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A leading psychologist reveals how our most misunderstood emotion—pride—has shaped our minds and our culture, and shows how we can harness its power.
Why did Paul Gauguin abandon middle-class life to follow the path of a starving artist? What explains the massive success of Steve Jobs, a man with great ideas but weak programming skills and a questionable managerial style? How did Dean Karnazes—the famed “Ultramarathon Man”—transform himself from a directionless desk jockey into an extreme athlete who once ran fifty marathons in fifty days?
As the renowned emotion researcher Jessica Tracy reveals in Take Pride, each of these superachievers has been motivated by an often maligned emotion: pride. Its dark, hubristic side is well known, but Tracy shows that pride is also essential for helping us become our best, brightest selves. By making us care about how others see us and how we see ourselves, pride makes us strive for excellence. In the right doses and the right contexts, it has been proven to boost creativity, motivate altruism, and confer power and prestige on those who display it. But while pride can inspire feats of genius, Tracy explains, it can also compel acts of apparent insanity and spectacular self-destructiveness, causing some people to seek status not through hard work but through intimidation, deception, and self-aggrandizement. Avoiding the bad kind of pride while nurturing the good kind might just be the secret to success.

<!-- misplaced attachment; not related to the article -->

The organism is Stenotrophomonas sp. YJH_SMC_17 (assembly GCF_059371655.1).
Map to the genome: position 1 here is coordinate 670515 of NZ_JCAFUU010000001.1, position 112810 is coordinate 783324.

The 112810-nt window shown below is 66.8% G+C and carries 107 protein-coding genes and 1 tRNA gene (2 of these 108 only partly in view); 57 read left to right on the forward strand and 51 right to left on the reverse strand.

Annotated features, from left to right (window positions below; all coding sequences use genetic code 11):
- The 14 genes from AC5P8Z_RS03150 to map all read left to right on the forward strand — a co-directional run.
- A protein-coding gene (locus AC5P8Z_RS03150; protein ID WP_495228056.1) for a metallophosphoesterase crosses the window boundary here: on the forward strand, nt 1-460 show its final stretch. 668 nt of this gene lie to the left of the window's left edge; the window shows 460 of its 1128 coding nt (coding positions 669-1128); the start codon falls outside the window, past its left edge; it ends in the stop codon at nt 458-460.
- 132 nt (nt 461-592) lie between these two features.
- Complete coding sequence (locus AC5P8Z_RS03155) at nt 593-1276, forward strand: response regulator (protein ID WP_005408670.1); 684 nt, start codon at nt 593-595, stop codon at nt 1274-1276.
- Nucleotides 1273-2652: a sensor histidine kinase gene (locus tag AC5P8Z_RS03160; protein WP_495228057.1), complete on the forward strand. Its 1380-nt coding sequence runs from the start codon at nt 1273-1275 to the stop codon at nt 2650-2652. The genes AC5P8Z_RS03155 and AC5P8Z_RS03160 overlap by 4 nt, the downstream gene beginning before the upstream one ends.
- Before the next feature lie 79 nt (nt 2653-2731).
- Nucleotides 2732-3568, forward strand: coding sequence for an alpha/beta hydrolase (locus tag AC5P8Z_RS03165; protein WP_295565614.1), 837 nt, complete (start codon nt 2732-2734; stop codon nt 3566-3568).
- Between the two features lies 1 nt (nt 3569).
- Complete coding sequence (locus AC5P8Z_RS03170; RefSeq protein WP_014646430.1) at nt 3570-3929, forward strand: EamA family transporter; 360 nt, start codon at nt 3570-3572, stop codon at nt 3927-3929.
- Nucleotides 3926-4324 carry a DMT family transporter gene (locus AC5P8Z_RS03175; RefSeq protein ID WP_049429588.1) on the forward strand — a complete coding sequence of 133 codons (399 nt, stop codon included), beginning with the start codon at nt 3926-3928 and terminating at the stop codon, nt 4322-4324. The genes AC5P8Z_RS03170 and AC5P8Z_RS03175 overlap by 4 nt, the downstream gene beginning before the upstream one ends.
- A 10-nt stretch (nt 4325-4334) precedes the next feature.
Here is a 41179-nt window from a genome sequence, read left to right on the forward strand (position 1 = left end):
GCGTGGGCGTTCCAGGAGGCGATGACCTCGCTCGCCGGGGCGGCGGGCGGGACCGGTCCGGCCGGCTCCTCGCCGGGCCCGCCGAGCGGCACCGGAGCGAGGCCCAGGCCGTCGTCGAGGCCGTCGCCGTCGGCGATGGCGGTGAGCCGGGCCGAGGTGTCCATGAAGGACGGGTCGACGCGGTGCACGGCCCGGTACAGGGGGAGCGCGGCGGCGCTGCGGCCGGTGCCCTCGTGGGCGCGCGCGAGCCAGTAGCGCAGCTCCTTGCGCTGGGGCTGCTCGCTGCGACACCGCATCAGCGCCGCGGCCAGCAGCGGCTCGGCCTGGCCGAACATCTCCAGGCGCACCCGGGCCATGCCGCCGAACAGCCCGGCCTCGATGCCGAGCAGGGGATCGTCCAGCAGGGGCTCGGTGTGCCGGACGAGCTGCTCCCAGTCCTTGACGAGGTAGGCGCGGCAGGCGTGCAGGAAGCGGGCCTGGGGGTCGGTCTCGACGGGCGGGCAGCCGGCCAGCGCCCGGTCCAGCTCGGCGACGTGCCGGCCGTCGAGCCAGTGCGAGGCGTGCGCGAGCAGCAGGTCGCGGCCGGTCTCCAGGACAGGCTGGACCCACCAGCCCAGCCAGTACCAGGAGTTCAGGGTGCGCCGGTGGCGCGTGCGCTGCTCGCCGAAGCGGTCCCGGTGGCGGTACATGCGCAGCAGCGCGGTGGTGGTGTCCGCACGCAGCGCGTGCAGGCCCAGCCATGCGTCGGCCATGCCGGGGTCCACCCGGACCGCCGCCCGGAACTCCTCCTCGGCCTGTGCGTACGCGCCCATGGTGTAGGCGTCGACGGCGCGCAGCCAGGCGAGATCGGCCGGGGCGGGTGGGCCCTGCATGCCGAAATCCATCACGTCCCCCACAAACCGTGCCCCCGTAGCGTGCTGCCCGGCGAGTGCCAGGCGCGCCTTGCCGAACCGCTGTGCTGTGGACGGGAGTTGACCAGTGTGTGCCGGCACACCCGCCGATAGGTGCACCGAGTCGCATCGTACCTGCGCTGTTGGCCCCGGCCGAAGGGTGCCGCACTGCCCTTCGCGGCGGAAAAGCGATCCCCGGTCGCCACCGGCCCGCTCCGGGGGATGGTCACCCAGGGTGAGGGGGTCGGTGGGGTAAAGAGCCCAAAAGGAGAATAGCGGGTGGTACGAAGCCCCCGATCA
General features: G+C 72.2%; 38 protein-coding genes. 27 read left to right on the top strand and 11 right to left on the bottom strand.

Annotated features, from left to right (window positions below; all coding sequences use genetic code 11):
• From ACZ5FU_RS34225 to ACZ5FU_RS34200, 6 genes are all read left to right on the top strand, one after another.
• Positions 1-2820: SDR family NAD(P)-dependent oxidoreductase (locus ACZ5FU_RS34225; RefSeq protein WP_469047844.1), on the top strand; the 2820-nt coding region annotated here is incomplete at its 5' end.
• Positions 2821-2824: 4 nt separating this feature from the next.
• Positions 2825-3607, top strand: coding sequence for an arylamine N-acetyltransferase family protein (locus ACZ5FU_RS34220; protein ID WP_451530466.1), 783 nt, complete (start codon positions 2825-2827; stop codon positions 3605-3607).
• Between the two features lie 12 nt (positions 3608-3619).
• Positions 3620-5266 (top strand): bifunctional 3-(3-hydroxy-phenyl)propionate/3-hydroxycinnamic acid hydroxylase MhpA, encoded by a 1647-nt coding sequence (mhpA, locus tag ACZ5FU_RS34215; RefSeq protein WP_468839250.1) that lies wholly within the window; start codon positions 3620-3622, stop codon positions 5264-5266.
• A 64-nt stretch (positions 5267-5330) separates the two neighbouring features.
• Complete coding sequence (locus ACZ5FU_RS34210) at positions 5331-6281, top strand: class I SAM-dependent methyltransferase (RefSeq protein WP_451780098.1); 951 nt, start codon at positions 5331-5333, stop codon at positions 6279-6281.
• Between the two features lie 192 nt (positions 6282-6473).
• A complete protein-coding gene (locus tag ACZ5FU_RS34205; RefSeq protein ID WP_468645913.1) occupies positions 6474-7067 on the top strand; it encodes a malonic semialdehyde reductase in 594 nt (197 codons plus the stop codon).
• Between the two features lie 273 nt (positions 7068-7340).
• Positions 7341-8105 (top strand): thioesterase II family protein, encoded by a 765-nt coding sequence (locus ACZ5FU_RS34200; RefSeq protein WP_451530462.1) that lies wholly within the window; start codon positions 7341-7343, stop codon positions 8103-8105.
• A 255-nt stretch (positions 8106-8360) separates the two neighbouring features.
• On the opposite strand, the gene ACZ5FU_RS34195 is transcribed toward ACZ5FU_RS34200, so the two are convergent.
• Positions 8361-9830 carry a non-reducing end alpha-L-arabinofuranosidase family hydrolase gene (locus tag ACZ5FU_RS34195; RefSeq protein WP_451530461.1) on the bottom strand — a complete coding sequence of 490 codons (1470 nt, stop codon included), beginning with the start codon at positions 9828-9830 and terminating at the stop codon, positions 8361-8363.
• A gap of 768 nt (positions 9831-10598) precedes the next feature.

In Take Pride, Tracy explains why our species came to feel pride in both its good and bad varieties, and how we can make this double-edged emotion serve us—rather than the other way around.
About the Author
JESSICA TRACY is professor of psychology at the University of British Columbia in Vancouver, Canada, where she also directs the Emotion & Self Lab. She received her Ph.D. from the University of California, Davis, in 2005. Her research focuses on emotions and emotion expressions, and, in particular, those emotions that are most intricately intertwined with our sense of self: pride, shame, and guilt. She has coedited two academic volumes, The Self-Conscious Emotions and The Psychology of Social Status, and has published over eighty journal articles, book chapters, and theoretical reviews in psychology and interdisciplinary science journals. Winner of the James McKeen Cattell Dissertation Award from the New York Academy of Sciences and of the International Society for Self and Identity Early Career Award, she has had her research findings covered by hundreds of media outlets, including ABC’s Good Morning America, NPR’s All Things Considered, the New York Times, The Economist, and Scientific American. Tracy was born and raised in Washington, D.C., and now lives in Vancouver with her daughter, her partner, and their small dog.